Broadly, there are four phases in the life of an SEZ. The first, and the most difficult, is the ‘development’ phase. This is when the promoter starts leasing out the land after acquiring and developing it. Already, there is a huge cost — both financial and political — associated with land acquisition. Only a few projects have received large pockets of land from the government. The rest must buy land on their own. Land costs are soaring, and legal and procedural delays, and social and political opposition are wrecking project schedules.

Once the land is acquired, the commitment to developing is where the serious SEZ promoters stand out from those merely looking for quick profits. That is because land development calls for big, upfront capital investments.
To begin with, roughly 40 per cent of the land acquired is not saleable. The government dictates that at least 25 per cent should be reserved for open spaces. This apart, some land will also be lost due to geographical factors — there may be small hills, water bodies, etc. Roads could take up at least another 12.5 per cent of the land. “The moment an SEZ promoter acquires the land, he loses almost half of it. Only half the land will be saleable.

“If it takes $82 million (Rs 370 crore) to acquire 1,000 hectares, it will take another $250 million (Rs 1,125 crore) to develop it, For example, it costs roughly Rs 1.4 crore to lay a kilometre of two-laned road. And that is only the beginning. More needs to be done to match what Shenzhen or JAFZA has to offer. “A 2,000-MW power plant will cost Rs 8,000 crore; a desalination plant will cost Rs 800 crore; an airport with just one runway will cost Rs 150 crore-200 crore; a port with only one jetty and two berths will cost Rs 500 crore.

Reliance had initially started off with a Rs 25,000-crore budget for its SEZs in Maharashtra. Soon, it realised that it had to build a dam in order to meet the water requirements of the one million people who will eventually live there. It also felt the need for a second port in Rewas. It also figured that the initial plan for a 1,600-MW power plant was inadequate and has now opted for a 2,000-MW plant. The result: the project cost has escalated to Rs 30,000 crore.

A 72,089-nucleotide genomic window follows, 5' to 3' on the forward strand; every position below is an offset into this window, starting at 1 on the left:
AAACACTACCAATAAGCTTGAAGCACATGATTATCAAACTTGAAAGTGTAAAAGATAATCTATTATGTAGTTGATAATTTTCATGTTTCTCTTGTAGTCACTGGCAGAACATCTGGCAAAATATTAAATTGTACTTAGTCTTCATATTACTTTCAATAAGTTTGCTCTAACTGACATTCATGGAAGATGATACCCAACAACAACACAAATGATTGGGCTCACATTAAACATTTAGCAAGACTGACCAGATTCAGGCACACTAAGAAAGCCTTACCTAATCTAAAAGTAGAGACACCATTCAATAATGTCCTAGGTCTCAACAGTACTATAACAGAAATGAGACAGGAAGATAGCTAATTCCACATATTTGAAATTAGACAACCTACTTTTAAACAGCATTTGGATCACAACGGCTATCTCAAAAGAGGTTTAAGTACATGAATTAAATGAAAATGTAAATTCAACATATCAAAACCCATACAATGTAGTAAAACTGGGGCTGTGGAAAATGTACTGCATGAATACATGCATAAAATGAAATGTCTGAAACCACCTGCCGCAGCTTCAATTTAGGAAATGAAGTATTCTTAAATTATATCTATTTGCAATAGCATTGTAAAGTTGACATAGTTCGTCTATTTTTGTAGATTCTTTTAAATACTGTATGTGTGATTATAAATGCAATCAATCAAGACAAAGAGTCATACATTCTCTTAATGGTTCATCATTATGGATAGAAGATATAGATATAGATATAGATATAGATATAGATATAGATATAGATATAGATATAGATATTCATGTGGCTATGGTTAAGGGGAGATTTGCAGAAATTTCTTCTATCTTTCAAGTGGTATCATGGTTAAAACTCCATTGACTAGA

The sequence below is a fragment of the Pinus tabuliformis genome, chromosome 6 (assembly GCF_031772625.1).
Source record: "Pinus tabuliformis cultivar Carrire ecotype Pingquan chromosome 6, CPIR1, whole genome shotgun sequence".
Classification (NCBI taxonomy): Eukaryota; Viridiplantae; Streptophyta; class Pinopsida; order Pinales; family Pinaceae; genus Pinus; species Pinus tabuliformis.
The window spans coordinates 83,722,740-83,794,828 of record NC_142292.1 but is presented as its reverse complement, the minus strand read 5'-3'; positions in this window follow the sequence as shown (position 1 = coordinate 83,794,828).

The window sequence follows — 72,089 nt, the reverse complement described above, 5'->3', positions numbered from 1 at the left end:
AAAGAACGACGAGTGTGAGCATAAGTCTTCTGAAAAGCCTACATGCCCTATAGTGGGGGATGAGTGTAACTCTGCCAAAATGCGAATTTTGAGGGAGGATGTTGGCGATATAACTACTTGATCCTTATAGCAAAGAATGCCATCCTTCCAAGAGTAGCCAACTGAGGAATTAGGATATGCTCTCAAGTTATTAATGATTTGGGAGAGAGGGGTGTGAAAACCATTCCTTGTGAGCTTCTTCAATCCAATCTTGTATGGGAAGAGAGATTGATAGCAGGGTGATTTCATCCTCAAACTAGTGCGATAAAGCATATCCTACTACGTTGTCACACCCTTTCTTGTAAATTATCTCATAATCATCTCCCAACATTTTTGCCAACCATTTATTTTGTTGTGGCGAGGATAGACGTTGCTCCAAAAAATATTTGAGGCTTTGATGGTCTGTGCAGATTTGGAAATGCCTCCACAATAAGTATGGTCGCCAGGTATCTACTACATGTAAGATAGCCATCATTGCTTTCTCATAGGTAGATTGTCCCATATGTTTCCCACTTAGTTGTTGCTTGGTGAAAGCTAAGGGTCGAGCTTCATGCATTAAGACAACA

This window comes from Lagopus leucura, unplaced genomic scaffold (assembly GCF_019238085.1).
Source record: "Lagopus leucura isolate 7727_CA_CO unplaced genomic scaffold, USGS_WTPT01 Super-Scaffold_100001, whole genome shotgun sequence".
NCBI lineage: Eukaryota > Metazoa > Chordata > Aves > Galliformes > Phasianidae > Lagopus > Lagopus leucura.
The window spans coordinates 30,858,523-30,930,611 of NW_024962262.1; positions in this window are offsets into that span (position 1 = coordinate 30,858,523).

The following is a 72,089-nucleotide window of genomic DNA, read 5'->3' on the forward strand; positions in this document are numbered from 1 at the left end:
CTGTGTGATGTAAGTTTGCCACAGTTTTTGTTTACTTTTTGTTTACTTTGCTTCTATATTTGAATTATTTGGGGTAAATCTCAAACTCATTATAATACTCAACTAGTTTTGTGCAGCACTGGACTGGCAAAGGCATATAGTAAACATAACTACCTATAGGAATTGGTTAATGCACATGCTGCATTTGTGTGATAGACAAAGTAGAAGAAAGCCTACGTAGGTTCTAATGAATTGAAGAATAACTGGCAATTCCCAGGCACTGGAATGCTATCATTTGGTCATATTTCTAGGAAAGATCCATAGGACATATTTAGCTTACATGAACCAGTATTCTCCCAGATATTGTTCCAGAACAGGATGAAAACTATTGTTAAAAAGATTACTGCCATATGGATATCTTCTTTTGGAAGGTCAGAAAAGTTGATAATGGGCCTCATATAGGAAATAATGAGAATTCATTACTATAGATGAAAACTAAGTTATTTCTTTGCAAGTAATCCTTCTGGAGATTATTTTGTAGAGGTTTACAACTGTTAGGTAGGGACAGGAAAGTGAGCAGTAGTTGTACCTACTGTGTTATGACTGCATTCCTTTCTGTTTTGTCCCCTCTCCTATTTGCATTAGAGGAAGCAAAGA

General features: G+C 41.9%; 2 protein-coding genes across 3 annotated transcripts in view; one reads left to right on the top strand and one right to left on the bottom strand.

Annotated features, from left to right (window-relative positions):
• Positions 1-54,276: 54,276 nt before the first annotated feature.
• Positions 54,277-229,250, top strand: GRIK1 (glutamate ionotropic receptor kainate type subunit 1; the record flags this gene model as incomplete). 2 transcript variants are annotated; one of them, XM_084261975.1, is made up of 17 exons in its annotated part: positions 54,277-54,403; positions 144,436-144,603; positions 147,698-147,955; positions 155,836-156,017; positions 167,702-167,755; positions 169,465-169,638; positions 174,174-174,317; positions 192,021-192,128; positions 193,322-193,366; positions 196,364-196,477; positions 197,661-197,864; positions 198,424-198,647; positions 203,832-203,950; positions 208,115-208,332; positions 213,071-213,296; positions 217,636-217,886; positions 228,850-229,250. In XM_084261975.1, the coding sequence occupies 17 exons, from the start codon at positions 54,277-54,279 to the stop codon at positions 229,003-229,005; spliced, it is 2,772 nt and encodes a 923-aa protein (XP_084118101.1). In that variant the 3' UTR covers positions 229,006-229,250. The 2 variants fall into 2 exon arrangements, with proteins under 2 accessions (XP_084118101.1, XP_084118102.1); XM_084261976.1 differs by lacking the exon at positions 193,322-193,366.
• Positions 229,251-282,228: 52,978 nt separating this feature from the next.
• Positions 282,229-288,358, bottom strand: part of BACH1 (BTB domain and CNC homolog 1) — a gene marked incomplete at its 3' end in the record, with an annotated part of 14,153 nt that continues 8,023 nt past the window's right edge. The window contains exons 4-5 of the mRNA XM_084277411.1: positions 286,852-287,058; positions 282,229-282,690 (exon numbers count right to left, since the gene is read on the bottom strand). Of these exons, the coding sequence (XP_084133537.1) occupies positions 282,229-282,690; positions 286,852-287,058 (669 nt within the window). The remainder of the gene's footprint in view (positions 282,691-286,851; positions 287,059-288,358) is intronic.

The rough benchmark is an investment of around Rs 1.2 crore per acre. Now, most of these investments have to be made upfront. Unless you build the infrastructure and offer it on tap from day one, companies will not come and invest. Obviously, these have to be factored into the cost of land when it is leased out. Here is the problem: in the development phase of an SEZ, customers will not be willing to pay a premium on land. “When we set up Mahindra World City, prospective tenants would walk in and ask why we were charging so much when the adjacent land was so cheap.

In the development phase, SEZs suck up huge amounts of capital. And most of the capital has to come as equity from the promoters. This can be tricky. Now, with the RBI asking banks to treat SEZ projects as real estate, loans will be even harder to get. Moreover, cost of such debt has also risen. “As a result of higher provisioning norms (that real estate projects demand), cost of bank credit to SEZs could increase by 1-2 per cent. “Besides, real estate projects are not permitted to go for external commercial borrowings (where the cost of debt is cheaper — only 5-6 per cent plus the currency risk).Only the serious players will have the capital to make the investments this phase will demand. However, this phase will also see the most land speculation. The less serious players, pursuing realty arbitrage, will have a field day parcelling out the land and selling it.

Just one minor clarification: SEZ promoters cannot sell the land, they can only lease it. However, 30- to 60-year lease agreements can be structured smartly to work around this constraint. Here, up to 95 per cent of the land cost is paid upfront as a deposit, and a nominal lease rental is paid over the tenure. From a cash flow point of view, this is as good as a sale.

If an SEZ reaches this stage, co-developers could contribute 20-30 per cent of the project cost, and internal accruals (primarily in the form of advances from prospective occupants) could bring in 40 per cent. Revenues from the project are good enough to start servicing the debt. Further borrowing becomes easier and promoters can tap into innovative debt instruments. Securitising future lease rentals is one option. At this stage the SEZ also earns forex income. So, it can borrow cheap dollar funds — at least 300 basis points lower than domestic rates — from offshore banking units (OBUs). (The RBI has allowed OBUs to be set up in SEZs. OBUs can borrow cheaply from international sources, and lend to units located in the SEZ and SEZ developers. Repayments must be in dollars, eliminating currency risks and costs associated with hedging the same.) Still, promoters are unlikely to earn returns in this phase.

The third payback phase is when the real money starts flowing in. But it could take eight years for an SEZ to reach this phase. By now, the SEZ should have a strong brand equity and have several success stories among the units operating there. The ‘cluster effect’ would have started to kick in. Companies will be queuing up to buy land and will be willing to pay a huge premium for it. The project will generate enough returns to foot any further investments.